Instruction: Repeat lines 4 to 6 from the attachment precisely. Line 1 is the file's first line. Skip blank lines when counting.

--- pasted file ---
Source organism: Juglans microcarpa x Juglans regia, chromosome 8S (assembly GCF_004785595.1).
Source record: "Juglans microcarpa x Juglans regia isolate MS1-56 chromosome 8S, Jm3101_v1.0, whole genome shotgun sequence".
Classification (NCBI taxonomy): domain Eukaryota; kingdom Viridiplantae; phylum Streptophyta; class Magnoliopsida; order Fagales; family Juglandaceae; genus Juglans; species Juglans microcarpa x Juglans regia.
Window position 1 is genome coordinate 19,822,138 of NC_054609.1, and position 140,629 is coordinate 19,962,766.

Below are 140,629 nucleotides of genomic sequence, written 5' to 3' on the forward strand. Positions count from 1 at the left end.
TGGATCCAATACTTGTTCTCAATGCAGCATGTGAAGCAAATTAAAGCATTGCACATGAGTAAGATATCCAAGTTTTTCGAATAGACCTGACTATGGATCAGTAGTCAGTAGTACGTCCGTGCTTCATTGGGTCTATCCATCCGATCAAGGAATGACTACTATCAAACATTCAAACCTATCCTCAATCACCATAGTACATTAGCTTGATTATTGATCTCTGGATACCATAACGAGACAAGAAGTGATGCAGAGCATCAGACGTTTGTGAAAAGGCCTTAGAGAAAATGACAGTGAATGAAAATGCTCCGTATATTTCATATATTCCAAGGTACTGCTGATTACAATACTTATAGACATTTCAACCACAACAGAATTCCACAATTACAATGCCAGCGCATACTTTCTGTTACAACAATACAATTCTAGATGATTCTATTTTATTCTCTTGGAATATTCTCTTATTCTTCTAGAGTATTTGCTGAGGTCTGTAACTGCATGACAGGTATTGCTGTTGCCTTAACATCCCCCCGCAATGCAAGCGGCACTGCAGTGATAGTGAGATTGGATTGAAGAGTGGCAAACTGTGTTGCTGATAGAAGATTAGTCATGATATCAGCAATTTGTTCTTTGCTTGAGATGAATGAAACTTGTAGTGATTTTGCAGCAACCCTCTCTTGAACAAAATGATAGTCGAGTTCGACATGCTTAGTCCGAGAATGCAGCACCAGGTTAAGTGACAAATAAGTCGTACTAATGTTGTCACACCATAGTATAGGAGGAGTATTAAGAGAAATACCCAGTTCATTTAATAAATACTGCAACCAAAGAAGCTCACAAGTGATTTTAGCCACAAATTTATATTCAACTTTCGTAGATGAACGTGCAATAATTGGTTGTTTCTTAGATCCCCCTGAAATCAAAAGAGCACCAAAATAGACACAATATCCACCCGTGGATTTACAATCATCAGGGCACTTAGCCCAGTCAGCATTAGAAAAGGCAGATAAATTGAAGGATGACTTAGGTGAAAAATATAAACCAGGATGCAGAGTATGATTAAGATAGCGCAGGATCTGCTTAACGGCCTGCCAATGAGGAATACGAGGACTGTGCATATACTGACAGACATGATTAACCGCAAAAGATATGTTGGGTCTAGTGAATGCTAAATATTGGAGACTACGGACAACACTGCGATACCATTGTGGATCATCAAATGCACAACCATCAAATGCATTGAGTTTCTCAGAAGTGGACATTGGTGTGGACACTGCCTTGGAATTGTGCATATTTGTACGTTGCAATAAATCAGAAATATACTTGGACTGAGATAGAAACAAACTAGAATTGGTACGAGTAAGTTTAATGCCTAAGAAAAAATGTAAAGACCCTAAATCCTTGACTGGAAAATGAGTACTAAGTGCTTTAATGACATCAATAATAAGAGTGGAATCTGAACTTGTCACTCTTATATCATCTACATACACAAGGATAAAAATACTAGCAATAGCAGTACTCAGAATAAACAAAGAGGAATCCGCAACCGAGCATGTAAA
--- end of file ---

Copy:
Window position 1 is genome coordinate 19,822,138 of NC_054609.1, and position 140,629 is coordinate 19,962,766.

Below are 140,629 nucleotides of genomic sequence, written 5' to 3' on the forward strand. Positions count from 1 at the left end.
TGGATCCAATACTTGTTCTCAATGCAGCATGTGAAGCAAATTAAAGCATTGCACATGAGTAAGATATCCAAGTTTTTCGAATAGACCTGACTATGGATCAGTAGTCAGTAGTACGTCCGTGCTTCATTGGGTCTATCCATCCGATCAAGGAATGACTACTATCAAACATTCAAACCTATCCTCAATCACCATAGTACATTAGCTTGATTATTGATCTCTGGATACCATAACGAGACAAGAAGTGATGCAGAGCATCAGACGTTTGTGAAAAGGCCTTAGAGAAAATGACAGTGAATGAAAATGCTCCGTATATTTCATATATTCCAAGGTACTGCTGATTACAATACTTATAGACATTTCAACCACAACAGAATTCCACAATTACAATGCCAGCGCATACTTTCTGTTACAACAATACAATTCTAGATGATTCTATTTTATTCTCTTGGAATATTCTCTTATTCTTCTAGAGTATTTGCTGAGGTCTGTAACTGCATGACAGGTATTGCTGTTGCCTTAACATCCCCCCGCAATGCAAGCGGCACTGCAGTGATAGTGAGATTGGATTGAAGAGTGGCAAACTGTGTTGCTGATAGAAGATTAGTCATGATATCAGCAATTTGTTCTTTGCTTGAGATGAATGAAACTTGTAGTGATTTTGCAGCAACCCTCTCTTGAACAAAATGATAGTCGAGTTCGACATGCTTAGTCCGAGAATGCAGCACCAGGTTAAGTGACAAATAAGTCGTACTAATGTTGTCACACCATAGTATAGGAGGAGTATTAAGAGAAATACCCAGTTCATTTAATAAATACTGCAACCAAAGAAGCTCACAAGTGATTTTAGCCACAAATTTATATTCAACTTTCGTAGATGAACGTGCAATAATTGGTTGTTTCTTAGATCCCCCTGAAATCAAAAGAGCACCAAAATAGACACAATATCCACCCGTGGATTTACAATCATCAGGGCACTTAGCCCAGTCAGCATTAGAAAAGGCAGATAAATTGAAGGATGACTTAGGTGAAAAATATAAACCAGGATGCAGAGTATGATTAAGATAGCGCAGGATCTGCTTAACGGCCTGCCAATGAGGAATACGAGGACTGTGCATATACTGACAGACATGATTAACCGCAAAAGATATGTTGGGTCTAGTGAATGCTAAATATTGGAGACTACGGACAACACTGCGATACCATTGTGGATCATCAAATGCACAACCATCAAATGCATTGAGTTTCTCAGAAGTGGACATTGGTGTGGACACTGCCTTGGAATTGTGCATATTTGTACGTTGCAATAAATCAGAAATATACTTGGACTGAGATAGAAACAAACTAGAATTGGTACGAGTAAGTTTAATGCCTAAGAAAAAATGTAAAGACCCTAAATCCTTGACTGGAAAATGAGTACTAAGTGCTTTAATGACATCAATAATAAGAGTGGAATCTGAACTTGTCACTCTTATATCATCTACATACACAAGGATAAAAATACTAGCAATAGCAGTACTCAGAATAAACAAAGAGGAATCCGCAACCGAGCATGTAAA